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El sistema de pensiones contributivas en España: Cuestiones básicas y perspectivas en el medio plazo

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  • Juan F. Jimeno

Abstract

This paper surveys the main issues in the debate about pensions. The first part of the paper contains some calculations of the future evolution of the pension burden in Spain. The second part of the paper comments on the effects of policy measures that could either control expenditures on pensions or finance it. The main conclusion of the paper is that the Spanish pension system is bound to suffer significant reforms. Different measures entailing both costs and advantages are available. However, there are no simple alternatives like "public system versus private system" or "pay-as-you-go versus capitalisation". First, there are good reasons for maintaining a public pension system offering social insurance. Secondly, most of the advantages associated with privatisation are more apparent than real. In fact, any gains in efficiency which could brought up by reform are more related to the details of how the system is designed rather than with its public or private nature. What is important is to do something, the sooner the better, to eliminate political uncertainty about the pension system. Our discussion of the policy options available leads us to conclude that, most likely, the optimal pensions system is a mixed system, partly capitalised, partly on a pay-as-you-go basis. Both systems have efficiency and equity effects and, therefore, it seems intelligent to combine them in the solution to the pension problem.

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Paper provided by FEDEA in its series Working Papers with number 2000-15.

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Handle: RePEc:fda:fdaddt:2000-15

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  1. Martin Feldstein & Andrew Samwick, 1998. "The Transition Path in Privatizing Social Security," NBER Chapters, in: Privatizing Social Security, pages 215-264 National Bureau of Economic Research, Inc.
  2. Nickell, S. & Layard, R., 1997. "Labour Market Institutions and Economic Performance," Papers 23, Centre for Economic Performance & Institute of Economics.
  3. Julia Lynn Coronado & Don Fullerton & Thomas Glass, 2000. "The Progressivity of Social Security," NBER Working Papers 7520, National Bureau of Economic Research, Inc.
  4. Rebecca M. Blank, 1999. "When Can Public Policy Makers Rely on Private Markets? The Effective Provision of Social Services," NBER Working Papers 7099, National Bureau of Economic Research, Inc.
  5. Martin Feldstein, 1998. "Privatizing Social Security," NBER Books, National Bureau of Economic Research, Inc, number feld98-1, July.
  6. Francesco Daveri & Guido Tabellini, . "Unemployment, Growth and Taxation in Industrial Countries," Working Papers 122, IGIER (Innocenzo Gasparini Institute for Economic Research), Bocconi University.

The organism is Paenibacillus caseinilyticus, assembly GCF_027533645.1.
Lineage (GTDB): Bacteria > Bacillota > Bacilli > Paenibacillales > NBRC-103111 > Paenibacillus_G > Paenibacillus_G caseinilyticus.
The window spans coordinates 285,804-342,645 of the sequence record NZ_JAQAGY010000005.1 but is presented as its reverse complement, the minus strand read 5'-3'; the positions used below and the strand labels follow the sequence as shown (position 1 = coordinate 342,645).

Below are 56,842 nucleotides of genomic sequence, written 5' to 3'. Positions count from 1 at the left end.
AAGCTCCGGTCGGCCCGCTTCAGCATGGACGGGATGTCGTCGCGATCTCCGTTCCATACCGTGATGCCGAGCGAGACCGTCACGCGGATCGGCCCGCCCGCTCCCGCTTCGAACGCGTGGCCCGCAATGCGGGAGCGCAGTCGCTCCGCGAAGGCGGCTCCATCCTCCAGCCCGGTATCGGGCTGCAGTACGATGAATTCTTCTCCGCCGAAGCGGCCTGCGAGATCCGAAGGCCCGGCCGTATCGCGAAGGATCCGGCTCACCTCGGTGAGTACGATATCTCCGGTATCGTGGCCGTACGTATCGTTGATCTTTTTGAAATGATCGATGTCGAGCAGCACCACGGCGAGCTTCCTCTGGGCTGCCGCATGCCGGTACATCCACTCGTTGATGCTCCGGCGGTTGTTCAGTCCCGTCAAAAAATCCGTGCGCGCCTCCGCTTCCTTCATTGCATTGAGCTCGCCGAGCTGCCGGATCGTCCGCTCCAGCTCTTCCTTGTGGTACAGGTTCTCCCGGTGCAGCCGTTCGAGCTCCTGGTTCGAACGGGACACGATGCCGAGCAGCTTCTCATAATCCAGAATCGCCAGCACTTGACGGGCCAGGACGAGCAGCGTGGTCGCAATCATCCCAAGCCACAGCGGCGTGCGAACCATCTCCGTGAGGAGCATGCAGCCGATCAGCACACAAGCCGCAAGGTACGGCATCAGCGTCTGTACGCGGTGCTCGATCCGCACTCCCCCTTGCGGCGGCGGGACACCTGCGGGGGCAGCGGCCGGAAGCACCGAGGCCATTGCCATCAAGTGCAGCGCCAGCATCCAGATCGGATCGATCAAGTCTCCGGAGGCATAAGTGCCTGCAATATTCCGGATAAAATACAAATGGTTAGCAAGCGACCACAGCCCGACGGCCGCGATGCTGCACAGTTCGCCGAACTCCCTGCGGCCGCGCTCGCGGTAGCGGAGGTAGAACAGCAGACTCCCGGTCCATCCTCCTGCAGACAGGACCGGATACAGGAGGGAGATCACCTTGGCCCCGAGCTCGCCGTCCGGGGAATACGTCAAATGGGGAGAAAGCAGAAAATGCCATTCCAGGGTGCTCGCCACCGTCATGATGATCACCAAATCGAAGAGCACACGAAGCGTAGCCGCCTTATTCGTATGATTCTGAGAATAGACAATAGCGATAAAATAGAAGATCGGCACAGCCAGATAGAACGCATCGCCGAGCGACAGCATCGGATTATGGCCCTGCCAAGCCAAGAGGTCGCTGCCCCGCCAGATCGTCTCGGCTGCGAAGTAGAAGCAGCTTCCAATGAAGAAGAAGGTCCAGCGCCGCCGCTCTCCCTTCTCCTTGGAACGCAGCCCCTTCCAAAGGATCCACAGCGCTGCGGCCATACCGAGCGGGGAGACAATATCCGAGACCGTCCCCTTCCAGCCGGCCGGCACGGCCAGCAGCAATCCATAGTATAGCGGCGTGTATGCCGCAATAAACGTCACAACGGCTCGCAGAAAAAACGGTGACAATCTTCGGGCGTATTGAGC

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  8. A. B. Atkinson, 1999. "The Economic Consequences of Rolling Back the Welfare State," MIT Press Books, The MIT Press, edition 1, volume 1, number 0262011719, December.
  9. Peter A. Diamond, 1997. "Macroeconomics Aspects of Social Security Reform," Brookings Papers on Economic Activity, Economic Studies Program, The Brookings Institution, vol. 28(2), pages 1-88.
  10. Peter A. Diamond, 1996. "Proposals to Restructure Social Security," Journal of Economic Perspectives, American Economic Association, vol. 10(3), pages 67-88, Summer.
  11. Juan F. Jimeno & Omar Licandro, 1999. "La tasa interna de rentabilidad y el equilibrio financiero del sistema español de pensiones de jubilación," Investigaciones Economicas, Fundación SEPI, vol. 23(1), pages 129-143, January.
  12. Thomas Cooley & Jorge Soares, 1999. "Privatizing Social Security," Review of Economic Dynamics, Elsevier for the Society for Economic Dynamics, vol. 2(3), pages 731-755, July.
  13. Modigliani, Franco. & Ceprini, Marialuisa E. A. & Muralidhar, Arun Sundarram., 1999. "An MIT solution to the social security crisis," Working papers WP 4051-99., Massachusetts Institute of Technology (MIT), Sloan School of Management.
  14. Michele Boldrin & Juan J. Dolado & Juan F. Jimeno & Franco Peracchi, . "The future of pension systems in Europe. A reappraisal," Working Papers 99-08, FEDEA.
  15. David Miles & Allan Timmermann, 1999. "Risk sharing and transition costs in the reform of pension systems in Europe," Economic Policy, CEPR & CES & MSH, vol. 14(29), pages 251-286, October.
  16. Deborah Roseveare & Willi Leibfritz & Douglas Fore & Eckhard Wurzel, 1996. "Ageing Populations, Pension Systems and Government Budgets: Simulations for 20 OECD Countries," OECD Economics Department Working Papers 168, OECD Publishing.
  17. Martin Feldstein, 1998. "Introduction to "Privatizing Social Security"," NBER Chapters, in: Privatizing Social Security, pages 1-29 National Bureau of Economic Research, Inc.
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